Sponsor Message:
Aviation Technical / Operations Forum
My Starred Topics | Profile | New Topic | Forum Index | Help | Search 
Mixing Oils  
User currently offlineAtlasAir From United States of America, joined Jun 1999, 119 posts, RR: 0
Posted (14 years 6 months 1 day 4 hours ago) and read 5667 times:

Lets say you have an engine that has sticker that says MOBIL JET II.Question is can you add an oil from another conpany, say Chevron or 2380?


8 replies: All unread, jump to last
User currently offlineBuff From Australia, joined Mar 2007, 0 posts, RR: 1
Reply 1, posted (14 years 6 months 1 day 3 hours ago) and read 5623 times:

My recall (as a pilot) was that with Turbine oils it was best not to mix manufacturer types, but not forbidden. As long as the MIL Spec was identical, in a pinch it was OK to mix.

Recip oil types were restricted to detergent/non-detergent based oils of the same viscosity. Don't mix "W" oils with non-W; only use non-W when breaking in a new engine; multi-viscosity oils generally not approved.

An engineer's perspective would be more legit than my humble recollections, of course!

Best Regards,


User currently offlineJT-8D From United States of America, joined Dec 2000, 423 posts, RR: 3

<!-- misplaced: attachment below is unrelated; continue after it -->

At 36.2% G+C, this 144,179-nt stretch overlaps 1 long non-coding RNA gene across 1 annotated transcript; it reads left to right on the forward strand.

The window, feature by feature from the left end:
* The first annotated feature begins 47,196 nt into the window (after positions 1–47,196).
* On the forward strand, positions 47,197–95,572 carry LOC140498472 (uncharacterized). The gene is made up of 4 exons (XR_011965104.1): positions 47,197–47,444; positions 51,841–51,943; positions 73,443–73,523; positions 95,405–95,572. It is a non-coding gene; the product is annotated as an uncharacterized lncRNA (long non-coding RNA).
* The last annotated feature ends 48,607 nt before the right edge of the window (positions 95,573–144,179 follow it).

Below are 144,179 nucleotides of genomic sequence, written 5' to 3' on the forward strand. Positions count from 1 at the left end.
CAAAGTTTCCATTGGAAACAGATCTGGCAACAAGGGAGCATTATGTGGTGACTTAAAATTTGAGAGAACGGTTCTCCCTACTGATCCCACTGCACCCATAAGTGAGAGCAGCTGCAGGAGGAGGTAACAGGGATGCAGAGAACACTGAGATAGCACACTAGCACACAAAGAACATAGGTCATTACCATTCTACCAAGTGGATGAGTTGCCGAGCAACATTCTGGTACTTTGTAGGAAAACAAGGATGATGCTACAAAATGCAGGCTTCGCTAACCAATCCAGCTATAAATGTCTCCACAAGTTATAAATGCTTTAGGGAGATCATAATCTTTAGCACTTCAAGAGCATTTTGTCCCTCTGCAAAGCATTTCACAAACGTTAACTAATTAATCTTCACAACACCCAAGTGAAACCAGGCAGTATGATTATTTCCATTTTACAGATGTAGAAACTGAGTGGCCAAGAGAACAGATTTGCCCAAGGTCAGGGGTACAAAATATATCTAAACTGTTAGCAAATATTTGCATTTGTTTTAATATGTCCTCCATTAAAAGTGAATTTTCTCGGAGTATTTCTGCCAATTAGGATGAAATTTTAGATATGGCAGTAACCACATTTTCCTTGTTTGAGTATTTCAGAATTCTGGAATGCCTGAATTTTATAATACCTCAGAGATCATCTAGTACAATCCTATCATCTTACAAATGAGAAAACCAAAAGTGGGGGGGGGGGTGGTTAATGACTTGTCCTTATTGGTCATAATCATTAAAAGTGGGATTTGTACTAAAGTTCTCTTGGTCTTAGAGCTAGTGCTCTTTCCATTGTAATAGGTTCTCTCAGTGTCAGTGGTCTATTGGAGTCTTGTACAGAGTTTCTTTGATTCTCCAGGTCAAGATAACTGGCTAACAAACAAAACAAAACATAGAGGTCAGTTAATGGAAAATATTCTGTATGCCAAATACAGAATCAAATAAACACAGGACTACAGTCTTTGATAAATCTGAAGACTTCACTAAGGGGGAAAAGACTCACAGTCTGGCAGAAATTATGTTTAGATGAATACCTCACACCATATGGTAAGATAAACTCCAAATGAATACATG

Reply 2, posted (14 years 6 months 1 day 3 hours ago) and read 5621 times:

As a rule, on jet engines, dont mix. We switched from Exxon 2380 to mobil 254 many years ago. The oils were supposed to be compatable. After numerous filter clog lights, and delayed departures, it was found that the oils where not compatible. Little black balls where found in the oils strainers. When the procedure came out to drain out the old oil, then refill with new, there was so many of these ball things in the oil tank that when we removed the drain plug, the oil wouldnt come out. Had to poke a screwdriver into the hole to get it to drain. As buff said, you would expect oils to be compatible if they are the same mil-spec, but I guess not..JT

User currently offlineGt1 From United States of America, joined Feb 2001, 133 posts, RR: 0
Reply 3, posted (14 years 6 months 15 hours ago) and read 5596 times:

I would suggest that mixing oils in a turbine engine is not a big deal. In fact, sometimes it is the recommended procedure. The currently accepted method of oil type change-over is the top-off method, which means you simply add the new type of oil to the old oil. Eventually, you end up with a oil system completly full of the new type of oil. Complete change-overs are not recommended because they spike the additive package which causes plugged oil filters. The "little black balls" were bits of debris left by the old oil, and dislodged by the detergents in the new oil. 2380 allways left some carbon in the oil system. 254 is a more detergent oil, so when it is added to 2380, it will cause some filter clog lites to come on. The new oils, Exxon 2197, and Mobil 291 promise to be the best turbine oils yet, but they have a strong detergent package in them, which when added to an old oil system, will be bound to plug some filters, but that is only because they are cleaning a dirty oil system, not because they are incompatable with the old oil.